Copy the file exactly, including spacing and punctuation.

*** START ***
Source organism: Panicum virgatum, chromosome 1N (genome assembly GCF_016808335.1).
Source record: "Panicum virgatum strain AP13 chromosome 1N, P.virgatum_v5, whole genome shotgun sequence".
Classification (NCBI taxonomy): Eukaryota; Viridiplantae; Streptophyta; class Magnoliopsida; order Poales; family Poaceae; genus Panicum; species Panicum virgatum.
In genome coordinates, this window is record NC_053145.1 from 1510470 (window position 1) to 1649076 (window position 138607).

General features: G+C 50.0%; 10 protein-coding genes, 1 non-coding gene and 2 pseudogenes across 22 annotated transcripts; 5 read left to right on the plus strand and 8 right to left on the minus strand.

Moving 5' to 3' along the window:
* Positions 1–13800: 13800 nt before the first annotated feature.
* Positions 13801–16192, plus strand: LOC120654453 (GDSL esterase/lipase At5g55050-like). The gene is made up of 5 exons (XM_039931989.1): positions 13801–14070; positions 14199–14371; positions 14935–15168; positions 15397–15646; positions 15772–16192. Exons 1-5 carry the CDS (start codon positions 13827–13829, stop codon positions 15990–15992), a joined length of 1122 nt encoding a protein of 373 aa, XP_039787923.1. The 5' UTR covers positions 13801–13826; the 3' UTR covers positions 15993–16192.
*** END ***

Source organism: Panicum virgatum, chromosome 1N (genome assembly GCF_016808335.1).
Source record: "Panicum virgatum strain AP13 chromosome 1N, P.virgatum_v5, whole genome shotgun sequence".
Classification (NCBI taxonomy): Eukaryota; Viridiplantae; Streptophyta; class Magnoliopsida; order Poales; family Poaceae; genus Panicum; species Panicum virgatum.
In genome coordinates, this window is record NC_053145.1 from 1510470 (window position 1) to 1649076 (window position 138607).

General features: G+C 50.0%; 10 protein-coding genes, 1 non-coding gene and 2 pseudogenes across 22 annotated transcripts; 5 read left to right on the plus strand and 8 right to left on the minus strand.

Moving 5' to 3' along the window:
* Positions 1–13800: 13800 nt before the first annotated feature.
* Positions 13801–16192, plus strand: LOC120654453 (GDSL esterase/lipase At5g55050-like). The gene is made up of 5 exons (XM_039931989.1): positions 13801–14070; positions 14199–14371; positions 14935–15168; positions 15397–15646; positions 15772–16192. Exons 1-5 carry the CDS (start codon positions 13827–13829, stop codon positions 15990–15992), a joined length of 1122 nt encoding a protein of 373 aa, XP_039787923.1. The 5' UTR covers positions 13801–13826; the 3' UTR covers positions 15993–16192.